Here is an Adder, or Viper if you prefer, eating one of the lizards that seem to thrive around here.
Now as a child living in the countryside, I got a bit of advice about snakes in general and Adders in particular. The first thing to know is that Adders are poisonous and you don't want them to bite you. The books say that their strikes are not usually fatal to healthy adults, but I figure that this means that they sometimes are, and so at the very best, they probably hurt quite a lot. Best avoided.
They are apparently recognised by their particular zig-zag pattern on the back, and a V- or A- shaped mark on the head. Well I have to say that I'm pretty sure the snake in the picture is an Adder, but I wouldn't say that the pattern on its back is a zig-zag. Ok, yes, there's a V on its head. Or a > or < or ^ depending on which way you look.
The second bit of advice I got was to always pick it up by holding it just behind the head, so it can't turn round and bite you. This advice presupposes that you are going to pick it up in the first place, which is probably not a good idea (see above). Nobody ever told me that if I was going to use this technique I should approach the head from behind, which seems to me to be too important a thing to have left out.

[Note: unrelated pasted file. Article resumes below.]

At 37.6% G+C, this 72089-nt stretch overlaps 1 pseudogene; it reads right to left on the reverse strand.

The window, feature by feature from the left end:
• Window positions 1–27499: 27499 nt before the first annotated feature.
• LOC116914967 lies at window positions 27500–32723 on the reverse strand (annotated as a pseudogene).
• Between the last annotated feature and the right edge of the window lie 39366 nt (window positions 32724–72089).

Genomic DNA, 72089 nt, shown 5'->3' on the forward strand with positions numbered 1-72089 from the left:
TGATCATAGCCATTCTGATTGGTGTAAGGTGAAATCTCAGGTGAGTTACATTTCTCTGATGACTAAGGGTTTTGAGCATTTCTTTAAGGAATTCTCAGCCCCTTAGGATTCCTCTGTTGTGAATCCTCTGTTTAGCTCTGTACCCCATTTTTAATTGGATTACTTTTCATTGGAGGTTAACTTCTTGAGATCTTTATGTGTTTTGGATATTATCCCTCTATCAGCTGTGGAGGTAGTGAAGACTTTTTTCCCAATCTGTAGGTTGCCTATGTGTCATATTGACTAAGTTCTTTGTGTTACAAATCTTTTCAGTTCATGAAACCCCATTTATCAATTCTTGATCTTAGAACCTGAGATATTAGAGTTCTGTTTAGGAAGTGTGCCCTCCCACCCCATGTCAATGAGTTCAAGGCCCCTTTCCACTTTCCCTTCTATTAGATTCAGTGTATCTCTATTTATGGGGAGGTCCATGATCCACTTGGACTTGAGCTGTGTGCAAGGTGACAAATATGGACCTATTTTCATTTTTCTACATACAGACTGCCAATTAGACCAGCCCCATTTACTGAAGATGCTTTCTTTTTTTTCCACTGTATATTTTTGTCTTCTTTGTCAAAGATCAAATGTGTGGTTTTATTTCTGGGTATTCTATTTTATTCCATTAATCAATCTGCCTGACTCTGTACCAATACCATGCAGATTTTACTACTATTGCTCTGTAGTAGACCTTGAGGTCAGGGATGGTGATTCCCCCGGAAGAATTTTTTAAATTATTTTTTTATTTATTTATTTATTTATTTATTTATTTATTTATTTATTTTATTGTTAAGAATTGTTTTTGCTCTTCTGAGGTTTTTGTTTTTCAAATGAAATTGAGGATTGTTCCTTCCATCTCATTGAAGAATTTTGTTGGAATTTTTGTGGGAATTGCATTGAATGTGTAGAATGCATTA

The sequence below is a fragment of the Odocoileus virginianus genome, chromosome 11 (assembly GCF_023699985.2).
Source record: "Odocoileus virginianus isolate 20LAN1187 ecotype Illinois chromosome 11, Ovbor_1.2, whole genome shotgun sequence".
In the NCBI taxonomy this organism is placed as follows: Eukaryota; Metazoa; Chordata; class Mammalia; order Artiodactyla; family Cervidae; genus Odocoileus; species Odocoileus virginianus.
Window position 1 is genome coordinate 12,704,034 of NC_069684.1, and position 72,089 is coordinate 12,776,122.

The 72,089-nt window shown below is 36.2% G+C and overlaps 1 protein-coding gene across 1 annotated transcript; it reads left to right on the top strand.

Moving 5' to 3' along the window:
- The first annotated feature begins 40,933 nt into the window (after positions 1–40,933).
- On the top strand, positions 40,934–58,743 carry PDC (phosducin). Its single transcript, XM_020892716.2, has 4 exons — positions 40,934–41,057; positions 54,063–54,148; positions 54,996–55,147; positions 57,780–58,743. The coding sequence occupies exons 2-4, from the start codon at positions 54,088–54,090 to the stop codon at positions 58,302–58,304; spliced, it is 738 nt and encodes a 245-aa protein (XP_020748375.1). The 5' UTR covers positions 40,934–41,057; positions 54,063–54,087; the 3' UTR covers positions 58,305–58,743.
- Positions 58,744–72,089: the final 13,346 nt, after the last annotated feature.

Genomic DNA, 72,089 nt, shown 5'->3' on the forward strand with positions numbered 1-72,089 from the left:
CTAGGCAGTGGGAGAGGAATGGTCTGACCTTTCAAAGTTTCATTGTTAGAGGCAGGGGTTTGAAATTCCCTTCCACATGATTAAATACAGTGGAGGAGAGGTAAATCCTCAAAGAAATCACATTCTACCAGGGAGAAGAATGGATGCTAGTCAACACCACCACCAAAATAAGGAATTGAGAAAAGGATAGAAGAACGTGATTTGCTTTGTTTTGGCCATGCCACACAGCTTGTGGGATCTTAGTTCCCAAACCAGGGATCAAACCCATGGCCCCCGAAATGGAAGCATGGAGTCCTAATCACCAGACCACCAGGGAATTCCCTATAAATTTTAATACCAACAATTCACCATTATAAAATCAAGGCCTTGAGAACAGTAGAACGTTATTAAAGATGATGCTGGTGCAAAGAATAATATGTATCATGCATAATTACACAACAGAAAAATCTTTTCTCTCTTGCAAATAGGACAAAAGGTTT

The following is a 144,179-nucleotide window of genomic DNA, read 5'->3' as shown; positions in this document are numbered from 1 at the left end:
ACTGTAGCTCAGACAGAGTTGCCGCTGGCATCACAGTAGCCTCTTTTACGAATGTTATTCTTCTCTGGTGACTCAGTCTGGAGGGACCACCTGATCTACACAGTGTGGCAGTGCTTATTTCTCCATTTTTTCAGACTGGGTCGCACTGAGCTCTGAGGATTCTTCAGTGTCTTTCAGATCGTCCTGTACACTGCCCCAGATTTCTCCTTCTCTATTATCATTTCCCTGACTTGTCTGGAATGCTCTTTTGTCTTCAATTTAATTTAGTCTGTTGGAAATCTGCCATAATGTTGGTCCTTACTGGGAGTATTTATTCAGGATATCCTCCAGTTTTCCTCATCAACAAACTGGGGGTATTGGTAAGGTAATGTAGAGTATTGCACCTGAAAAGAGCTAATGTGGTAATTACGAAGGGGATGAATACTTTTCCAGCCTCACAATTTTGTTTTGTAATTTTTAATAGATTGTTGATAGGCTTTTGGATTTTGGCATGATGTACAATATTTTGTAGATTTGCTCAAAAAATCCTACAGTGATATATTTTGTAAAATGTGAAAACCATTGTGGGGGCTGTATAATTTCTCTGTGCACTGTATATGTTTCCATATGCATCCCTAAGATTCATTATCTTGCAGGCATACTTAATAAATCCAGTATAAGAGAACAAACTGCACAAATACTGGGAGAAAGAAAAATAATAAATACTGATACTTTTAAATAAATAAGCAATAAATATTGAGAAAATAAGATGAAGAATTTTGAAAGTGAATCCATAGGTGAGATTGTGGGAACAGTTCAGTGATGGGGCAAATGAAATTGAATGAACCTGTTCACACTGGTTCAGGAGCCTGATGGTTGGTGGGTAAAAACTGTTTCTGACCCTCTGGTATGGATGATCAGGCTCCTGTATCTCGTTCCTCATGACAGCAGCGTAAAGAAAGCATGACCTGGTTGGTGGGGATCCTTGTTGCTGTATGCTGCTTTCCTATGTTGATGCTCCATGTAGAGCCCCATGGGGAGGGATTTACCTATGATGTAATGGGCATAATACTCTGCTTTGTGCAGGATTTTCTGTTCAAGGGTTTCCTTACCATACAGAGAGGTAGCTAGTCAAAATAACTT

The other advice was to use a forked stick to hold it down, again, placing the fork of the stick just behind the Adder's head. But then, I wonder, what do you do with the snake? You're not supposed to kill them because they're rare and protected, so presumably you are going to move it somewhere, which probably involves picking it up, and the forked stick is now where you want to put your fingers. Plus, since the stick is forcing the snake against the ground, preventing it from moving and possibly strangling it, the snake, by now, is annoyed.
It did strike me (maybe that's not the phrase to use) that if I wanted to pick up an Adder, the best time to do it might be when it's got its gums round a lizard: the poison sacks might be less full than normal, and it might have less mouth movement available to bite. It is an opportunity that I shall forever regret passing over.
In the end, Adders are shy, and will slither away if left alone. Good plan.